bar = do x <- yield 1
yield $ x+5

foo = do y1 <- send 1999
y2 <- send 100
return [y1,y2]

returns [1,2004]. That's not the way a Python 2.5's iterator works. Actually, such an iterator can't work at all!

If you can't believe this, try and run the equivalent piece of code in a Python 2.5 interpreter:

def bar():
x = (yield 1)
yield x+5

def foo():
it = bar()

y1 = it.send(1999)
y2 = it.send(100)

return [y1,y2]

You'll get the following error:

TypeError: can't send non-None value to a just-started generator

That simply means that you can't call send() if haven't previously called next(). That's exactly the same reason why my implementation was wrong: the semantics of send() says that the value returned by it must depend on the value passed to it. But, in the first yield() this semantics can't be fulfilled because the value passed to the yield depends only on the past in which, for the first call, can't include the value passed to send().

On subsequent calls, how can Python assure the semantics of send()? The answer is both easy and surprising: the value returned by send() depends on the next yield(), for which that value is actually in its past!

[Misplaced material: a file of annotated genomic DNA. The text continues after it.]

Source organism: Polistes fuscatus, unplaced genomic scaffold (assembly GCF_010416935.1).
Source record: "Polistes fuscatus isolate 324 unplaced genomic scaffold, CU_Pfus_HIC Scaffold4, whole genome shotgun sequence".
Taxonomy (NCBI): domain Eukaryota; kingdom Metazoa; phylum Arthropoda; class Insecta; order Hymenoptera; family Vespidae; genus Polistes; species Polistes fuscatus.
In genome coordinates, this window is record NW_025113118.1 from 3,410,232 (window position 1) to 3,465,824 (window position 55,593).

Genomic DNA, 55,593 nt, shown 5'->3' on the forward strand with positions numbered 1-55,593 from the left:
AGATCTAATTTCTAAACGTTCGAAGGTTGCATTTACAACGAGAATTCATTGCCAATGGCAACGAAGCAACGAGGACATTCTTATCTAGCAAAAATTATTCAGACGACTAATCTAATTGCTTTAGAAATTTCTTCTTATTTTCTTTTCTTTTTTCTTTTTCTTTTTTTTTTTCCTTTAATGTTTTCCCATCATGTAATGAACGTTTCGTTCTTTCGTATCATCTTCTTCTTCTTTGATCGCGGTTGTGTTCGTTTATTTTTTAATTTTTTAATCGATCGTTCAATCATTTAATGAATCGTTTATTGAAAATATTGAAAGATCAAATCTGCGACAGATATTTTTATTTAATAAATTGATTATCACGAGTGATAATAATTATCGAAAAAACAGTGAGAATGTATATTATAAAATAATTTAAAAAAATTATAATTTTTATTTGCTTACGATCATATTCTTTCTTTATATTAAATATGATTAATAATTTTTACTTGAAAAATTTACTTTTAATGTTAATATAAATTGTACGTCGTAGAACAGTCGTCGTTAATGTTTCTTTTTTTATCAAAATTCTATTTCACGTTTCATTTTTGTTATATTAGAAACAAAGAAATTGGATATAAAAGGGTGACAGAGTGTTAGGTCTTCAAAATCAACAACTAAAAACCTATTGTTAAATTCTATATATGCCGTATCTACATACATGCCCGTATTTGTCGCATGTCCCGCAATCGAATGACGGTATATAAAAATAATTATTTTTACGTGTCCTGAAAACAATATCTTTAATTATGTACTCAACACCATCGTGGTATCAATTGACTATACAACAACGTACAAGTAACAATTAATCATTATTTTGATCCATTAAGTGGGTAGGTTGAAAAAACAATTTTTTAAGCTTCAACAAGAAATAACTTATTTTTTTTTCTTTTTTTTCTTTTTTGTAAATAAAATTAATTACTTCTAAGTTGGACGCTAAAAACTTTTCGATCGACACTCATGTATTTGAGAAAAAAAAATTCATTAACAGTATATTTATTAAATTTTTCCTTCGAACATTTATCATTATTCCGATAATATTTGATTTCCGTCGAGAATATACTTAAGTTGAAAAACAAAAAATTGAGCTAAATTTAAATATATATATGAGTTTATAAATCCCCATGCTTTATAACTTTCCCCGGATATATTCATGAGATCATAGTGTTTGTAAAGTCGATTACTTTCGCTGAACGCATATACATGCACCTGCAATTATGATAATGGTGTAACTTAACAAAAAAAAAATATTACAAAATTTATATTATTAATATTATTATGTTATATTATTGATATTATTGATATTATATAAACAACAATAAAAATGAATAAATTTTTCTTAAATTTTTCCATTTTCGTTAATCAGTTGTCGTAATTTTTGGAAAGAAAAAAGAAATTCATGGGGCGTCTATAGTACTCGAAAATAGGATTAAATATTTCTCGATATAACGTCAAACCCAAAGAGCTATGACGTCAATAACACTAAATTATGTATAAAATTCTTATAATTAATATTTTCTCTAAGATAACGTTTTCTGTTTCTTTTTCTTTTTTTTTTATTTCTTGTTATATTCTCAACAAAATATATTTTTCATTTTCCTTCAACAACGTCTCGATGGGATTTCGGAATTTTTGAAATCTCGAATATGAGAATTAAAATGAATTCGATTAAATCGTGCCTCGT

The solution I come up with is rewriting the send function and writing a next in this way:

next = do (RP (y,_)) <- get
return y

send x = do (RP (_,f)) <- get
let rp@(RP (y',f')) = f x
put rp
return y'

Now it works as expected. Notice that, surprisingly, the semantics of send/next depends only on send and next implementation: the yield function is completely apart from it.

Python 2.5's iterators in Haskell (sort of)

DISCLAIMER! The code I present here is likely to be far from perfect and in fact I ask for comments from the community, specifically on how to get rid of the "RecPair" user data type.

Is it possible to mimic Python 2.5's iterators in Haskell? If you don't
know what iterators are (or you're used to 2.4's ones), have a look to PEP343.
By and large, iterators are Python's way to surrogate continuations, which
represent a more general concept usually found in FP languages.

Basically, I want to be able to write something like:

bar = do y <- yield 1
yield (y+2)

and have bar return immediately the argument in a yield call to the caller. Yet, the caller should look like:

foo k = do x <- send undefined -- this will be ignored
y <- send k
return $ [x,y]

First two considerations:

  • It natural to use the Cont monad when implementing the yield function.

  • As two successive calls to send may have different outcomes, some sort of state must be involved. For the basic implementation we resort to State monad.

When trying to solve the puzzle, I stumbled upon a beautiful and straightforward implementation of Python 2.4's iterators by David Menendez. The problem of extending his approach to 2.5 iterators turned out to be a bit more difficult. First, I'll show you the code:

module Main where

import Control.Monad.Cont